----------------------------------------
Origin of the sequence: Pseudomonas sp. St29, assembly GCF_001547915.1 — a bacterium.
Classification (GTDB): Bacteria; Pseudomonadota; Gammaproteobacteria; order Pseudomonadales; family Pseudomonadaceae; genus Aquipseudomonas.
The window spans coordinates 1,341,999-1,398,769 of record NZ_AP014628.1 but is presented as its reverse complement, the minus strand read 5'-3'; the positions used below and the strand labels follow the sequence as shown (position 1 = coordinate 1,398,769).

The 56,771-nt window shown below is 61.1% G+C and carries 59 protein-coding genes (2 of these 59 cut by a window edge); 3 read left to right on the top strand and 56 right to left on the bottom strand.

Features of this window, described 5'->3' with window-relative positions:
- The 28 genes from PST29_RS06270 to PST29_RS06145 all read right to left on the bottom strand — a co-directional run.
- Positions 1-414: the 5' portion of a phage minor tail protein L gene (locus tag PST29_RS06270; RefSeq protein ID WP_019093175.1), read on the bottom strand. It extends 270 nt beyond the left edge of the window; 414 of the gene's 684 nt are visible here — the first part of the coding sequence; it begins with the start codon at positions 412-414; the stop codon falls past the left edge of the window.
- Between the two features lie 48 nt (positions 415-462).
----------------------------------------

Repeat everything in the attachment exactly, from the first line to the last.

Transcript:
Origin of the sequence: Pseudomonas sp. St29, assembly GCF_001547915.1 — a bacterium.
Classification (GTDB): Bacteria; Pseudomonadota; Gammaproteobacteria; order Pseudomonadales; family Pseudomonadaceae; genus Aquipseudomonas.
The window spans coordinates 1,341,999-1,398,769 of record NZ_AP014628.1 but is presented as its reverse complement, the minus strand read 5'-3'; the positions used below and the strand labels follow the sequence as shown (position 1 = coordinate 1,398,769).

The 56,771-nt window shown below is 61.1% G+C and carries 59 protein-coding genes (2 of these 59 cut by a window edge); 3 read left to right on the top strand and 56 right to left on the bottom strand.

Features of this window, described 5'->3' with window-relative positions:
- The 28 genes from PST29_RS06270 to PST29_RS06145 all read right to left on the bottom strand — a co-directional run.
- Positions 1-414: the 5' portion of a phage minor tail protein L gene (locus tag PST29_RS06270; RefSeq protein ID WP_019093175.1), read on the bottom strand. It extends 270 nt beyond the left edge of the window; 414 of the gene's 684 nt are visible here — the first part of the coding sequence; it begins with the start codon at positions 412-414; the stop codon falls past the left edge of the window.
- Between the two features lie 48 nt (positions 415-462).